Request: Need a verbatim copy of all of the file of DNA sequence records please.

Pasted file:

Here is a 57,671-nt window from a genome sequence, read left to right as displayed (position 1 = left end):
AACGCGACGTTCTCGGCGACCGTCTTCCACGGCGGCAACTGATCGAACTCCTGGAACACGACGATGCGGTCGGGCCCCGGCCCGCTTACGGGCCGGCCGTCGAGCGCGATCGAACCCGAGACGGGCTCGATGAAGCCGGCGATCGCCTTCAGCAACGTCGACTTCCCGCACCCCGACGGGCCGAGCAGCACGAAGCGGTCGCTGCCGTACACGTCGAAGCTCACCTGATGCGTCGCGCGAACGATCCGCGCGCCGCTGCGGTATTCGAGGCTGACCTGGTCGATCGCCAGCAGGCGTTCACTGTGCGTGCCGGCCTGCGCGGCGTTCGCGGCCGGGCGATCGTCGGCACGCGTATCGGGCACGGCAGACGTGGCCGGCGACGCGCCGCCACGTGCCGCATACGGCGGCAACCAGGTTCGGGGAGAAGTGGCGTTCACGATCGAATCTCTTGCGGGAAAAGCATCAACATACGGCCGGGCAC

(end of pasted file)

Here is a 57,671-nt window from a genome sequence, read left to right as displayed (position 1 = left end):
AACGCGACGTTCTCGGCGACCGTCTTCCACGGCGGCAACTGATCGAACTCCTGGAACACGACGATGCGGTCGGGCCCCGGCCCGCTTACGGGCCGGCCGTCGAGCGCGATCGAACCCGAGACGGGCTCGATGAAGCCGGCGATCGCCTTCAGCAACGTCGACTTCCCGCACCCCGACGGGCCGAGCAGCACGAAGCGGTCGCTGCCGTACACGTCGAAGCTCACCTGATGCGTCGCGCGAACGATCCGCGCGCCGCTGCGGTATTCGAGGCTGACCTGGTCGATCGCCAGCAGGCGTTCACTGTGCGTGCCGGCCTGCGCGGCGTTCGCGGCCGGGCGATCGTCGGCACGCGTATCGGGCACGGCAGACGTGGCCGGCGACGCGCCGCCACGTGCCGCATACGGCGGCAACCAGGTTCGGGGAGAAGTGGCGTTCACGATCGAATCTCTTGCGGGAAAAGCATCAACATACGGCCGGGCAC